Associations of prenatal exposure to multiple metals with testicular volume and anogenital distance in infant boys: A longitudinal cohort study

Lulu Huang, Sifang Huang, Xiaoyu Luo, Longman Li, Xiang Chen, Gaohui Zan, Yanli Tan, Chaoqun Liu, Qingzhi Hou, Xiaoting Ge, Chunfei Chen, Xin Hong, Yan Tian, Aimin Yang, Pan Chen, Mujun Li, Zengnan Mo, Xiaobo Yang

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1 Scopus citations

Abstract

Background: Human are widely exposed to multiple metals, some of which have suspected reproductive toxicity, but no human studies have investigated the developmental effects of prenatal metal exposure. Objectives: We aimed to evaluate the associations between prenatal multiple metal exposure and reproductive development in boys at 2–3 years using multi-pollutant approach. Methods: This prospective study used data of 564 mother–child pairs recruited from the Guangxi Birth Cohort Study. Twenty serum metal concentrations were measured. Least absolute shrinkage and selection operator (LASSO) penalized regression was used to identify independent associations between prenatal multiple metal exposure and testicular volume (TV), and anogenital distance (AGD). Adjusted estimates were then obtained using multiple linear regression analysis, and the regression tree method was used to explore the interactions. Results: Boys in the highest quartile of prenatal lead exposure had a 0.064 mL (95% CI: −0.124, −0.004) smaller ln-transformed TV, 0.060 cm (95% CI: −0.110, −0.011) shorter ln-transformed anopenile distance (AGDap), and 0.115 cm (95% CI: −0.190, −0.039) shorter ln-transformed anoscrotal distance (AGDas) than boys in the lowest quartile (all Ptrend < 0.05). Chromium was inversely with ln-transformed AGDap (β = −0.078, 95% CI: −0.127, −0.030) and ln-transformed AGDas (β = −0.113, 95% CI: −0.188, −0.038), while stibium was positivity associated with ln-transformed AGDap (β = 0.091, 95% CI: 0.046, 0.136) and strontium was positivity associated with ln-transformed AGDas (β = 0.120, 95% CI: 0.051, 0.189) (all Ptrend < 0.05). And the critical window of vulnerability may be the late pregnancy (the second and third trimester). Moreover, we detected interaction effects between lead, chromium and stibium on AGDap; lead, chromium and strontium on AGDas. Conclusions: The results suggest that prenatal exposure to lead, chromium, stibium and strontium may affect TV and/or AGD in infant boys. Potential mechanisms for the complex metal interactive effects during vulnerable periods are worthy of further investigation.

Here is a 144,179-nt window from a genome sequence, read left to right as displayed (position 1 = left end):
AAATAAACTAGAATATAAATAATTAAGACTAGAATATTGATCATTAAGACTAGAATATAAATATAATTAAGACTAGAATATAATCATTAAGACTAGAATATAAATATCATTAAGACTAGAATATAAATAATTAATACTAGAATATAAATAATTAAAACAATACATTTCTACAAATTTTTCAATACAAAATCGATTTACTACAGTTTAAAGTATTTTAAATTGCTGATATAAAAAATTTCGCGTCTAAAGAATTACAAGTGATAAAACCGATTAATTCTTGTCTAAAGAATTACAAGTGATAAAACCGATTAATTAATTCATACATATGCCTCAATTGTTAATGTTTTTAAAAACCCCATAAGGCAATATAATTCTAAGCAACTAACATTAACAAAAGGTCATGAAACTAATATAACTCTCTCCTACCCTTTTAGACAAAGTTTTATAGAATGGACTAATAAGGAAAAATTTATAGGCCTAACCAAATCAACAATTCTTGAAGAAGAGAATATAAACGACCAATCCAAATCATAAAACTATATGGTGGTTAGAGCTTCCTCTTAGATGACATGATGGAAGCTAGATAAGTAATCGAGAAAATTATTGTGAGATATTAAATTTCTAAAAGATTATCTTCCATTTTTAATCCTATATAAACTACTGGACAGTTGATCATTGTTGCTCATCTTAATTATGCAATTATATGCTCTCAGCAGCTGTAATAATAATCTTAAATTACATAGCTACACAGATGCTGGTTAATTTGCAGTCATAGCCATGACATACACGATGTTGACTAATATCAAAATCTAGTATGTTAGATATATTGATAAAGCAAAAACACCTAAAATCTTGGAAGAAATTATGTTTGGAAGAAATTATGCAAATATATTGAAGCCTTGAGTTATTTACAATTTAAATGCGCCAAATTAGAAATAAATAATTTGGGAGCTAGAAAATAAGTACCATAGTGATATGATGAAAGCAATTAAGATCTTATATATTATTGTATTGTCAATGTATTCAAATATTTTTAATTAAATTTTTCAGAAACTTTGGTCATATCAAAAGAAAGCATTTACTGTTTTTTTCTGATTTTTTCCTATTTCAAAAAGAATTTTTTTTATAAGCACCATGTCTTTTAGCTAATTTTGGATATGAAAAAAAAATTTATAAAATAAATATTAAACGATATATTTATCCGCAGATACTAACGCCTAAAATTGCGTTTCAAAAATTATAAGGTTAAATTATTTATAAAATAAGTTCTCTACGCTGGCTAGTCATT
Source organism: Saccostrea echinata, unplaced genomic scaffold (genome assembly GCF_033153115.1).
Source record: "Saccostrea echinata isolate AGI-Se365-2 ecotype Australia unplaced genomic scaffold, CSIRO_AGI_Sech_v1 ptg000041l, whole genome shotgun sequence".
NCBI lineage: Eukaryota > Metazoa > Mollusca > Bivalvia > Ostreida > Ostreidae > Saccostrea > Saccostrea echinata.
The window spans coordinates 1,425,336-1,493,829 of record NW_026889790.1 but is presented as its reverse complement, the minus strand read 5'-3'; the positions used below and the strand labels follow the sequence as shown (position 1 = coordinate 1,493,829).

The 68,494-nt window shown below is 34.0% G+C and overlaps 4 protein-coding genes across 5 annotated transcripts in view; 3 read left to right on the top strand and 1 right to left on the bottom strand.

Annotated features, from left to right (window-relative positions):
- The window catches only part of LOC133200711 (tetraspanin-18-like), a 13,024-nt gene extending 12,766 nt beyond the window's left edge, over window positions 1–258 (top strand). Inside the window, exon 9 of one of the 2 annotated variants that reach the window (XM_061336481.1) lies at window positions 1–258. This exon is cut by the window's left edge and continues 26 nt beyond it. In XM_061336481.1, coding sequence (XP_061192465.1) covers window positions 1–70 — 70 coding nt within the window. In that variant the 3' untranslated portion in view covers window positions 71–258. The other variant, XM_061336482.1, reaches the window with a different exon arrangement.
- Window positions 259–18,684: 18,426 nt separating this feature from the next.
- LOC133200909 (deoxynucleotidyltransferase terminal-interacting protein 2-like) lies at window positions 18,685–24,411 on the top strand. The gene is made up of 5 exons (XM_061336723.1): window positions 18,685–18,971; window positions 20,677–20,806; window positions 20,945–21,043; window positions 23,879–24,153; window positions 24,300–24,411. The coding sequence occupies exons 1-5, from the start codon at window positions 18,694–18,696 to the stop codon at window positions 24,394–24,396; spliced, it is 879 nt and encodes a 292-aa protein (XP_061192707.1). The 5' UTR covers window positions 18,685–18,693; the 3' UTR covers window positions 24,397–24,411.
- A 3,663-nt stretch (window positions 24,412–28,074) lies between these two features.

Original languageEnglish (US)
Article number105900
JournalEnvironment International
Volume143
DOIs
StatePublished - Oct 2020

Keywords

  • Anogenital distance
  • Metals
  • Prenatal exposure
  • Testicular volume

ASJC Scopus subject areas

  • Environmental Science(all)

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